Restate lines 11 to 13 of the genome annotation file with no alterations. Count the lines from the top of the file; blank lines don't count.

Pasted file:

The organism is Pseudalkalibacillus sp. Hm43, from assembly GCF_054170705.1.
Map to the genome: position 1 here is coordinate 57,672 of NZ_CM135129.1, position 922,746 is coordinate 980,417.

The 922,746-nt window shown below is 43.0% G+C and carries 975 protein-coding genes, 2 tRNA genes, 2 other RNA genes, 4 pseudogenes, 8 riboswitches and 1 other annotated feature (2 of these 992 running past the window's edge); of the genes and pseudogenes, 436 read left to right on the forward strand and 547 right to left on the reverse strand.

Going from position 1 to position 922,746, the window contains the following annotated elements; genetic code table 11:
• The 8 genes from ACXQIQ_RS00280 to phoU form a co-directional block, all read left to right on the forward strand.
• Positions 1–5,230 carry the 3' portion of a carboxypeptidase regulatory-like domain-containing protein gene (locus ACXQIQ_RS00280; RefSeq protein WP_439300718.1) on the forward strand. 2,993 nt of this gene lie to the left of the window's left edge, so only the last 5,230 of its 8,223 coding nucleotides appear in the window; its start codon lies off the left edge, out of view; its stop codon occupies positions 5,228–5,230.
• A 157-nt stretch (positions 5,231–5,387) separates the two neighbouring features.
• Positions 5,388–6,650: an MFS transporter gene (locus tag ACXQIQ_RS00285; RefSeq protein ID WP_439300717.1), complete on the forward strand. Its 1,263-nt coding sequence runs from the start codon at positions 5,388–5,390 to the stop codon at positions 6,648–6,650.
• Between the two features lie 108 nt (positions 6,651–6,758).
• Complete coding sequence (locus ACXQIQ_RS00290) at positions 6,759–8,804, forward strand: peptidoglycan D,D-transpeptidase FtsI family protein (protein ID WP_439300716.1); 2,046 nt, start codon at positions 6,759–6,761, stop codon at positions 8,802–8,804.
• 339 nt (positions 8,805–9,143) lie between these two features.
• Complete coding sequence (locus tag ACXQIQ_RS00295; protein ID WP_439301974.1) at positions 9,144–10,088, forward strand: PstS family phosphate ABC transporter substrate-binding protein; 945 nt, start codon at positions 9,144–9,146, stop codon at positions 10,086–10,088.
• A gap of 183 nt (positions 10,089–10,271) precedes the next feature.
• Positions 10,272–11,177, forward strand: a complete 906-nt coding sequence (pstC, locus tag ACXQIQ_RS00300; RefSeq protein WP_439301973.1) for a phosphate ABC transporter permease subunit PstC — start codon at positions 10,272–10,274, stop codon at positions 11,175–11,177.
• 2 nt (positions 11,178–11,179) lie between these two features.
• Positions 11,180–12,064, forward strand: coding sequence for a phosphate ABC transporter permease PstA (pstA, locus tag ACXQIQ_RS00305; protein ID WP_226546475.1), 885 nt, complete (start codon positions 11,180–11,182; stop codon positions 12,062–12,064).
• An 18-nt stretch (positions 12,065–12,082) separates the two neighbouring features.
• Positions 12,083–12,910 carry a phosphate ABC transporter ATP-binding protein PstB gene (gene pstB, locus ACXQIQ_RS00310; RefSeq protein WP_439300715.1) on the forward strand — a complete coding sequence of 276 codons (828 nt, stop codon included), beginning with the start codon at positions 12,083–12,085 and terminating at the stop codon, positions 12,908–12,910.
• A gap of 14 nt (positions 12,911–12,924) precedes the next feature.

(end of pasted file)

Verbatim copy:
• 339 nt (positions 8,805–9,143) lie between these two features.
• Complete coding sequence (locus tag ACXQIQ_RS00295; protein ID WP_439301974.1) at positions 9,144–10,088, forward strand: PstS family phosphate ABC transporter substrate-binding protein; 945 nt, start codon at positions 9,144–9,146, stop codon at positions 10,086–10,088.
• A gap of 183 nt (positions 10,089–10,271) precedes the next feature.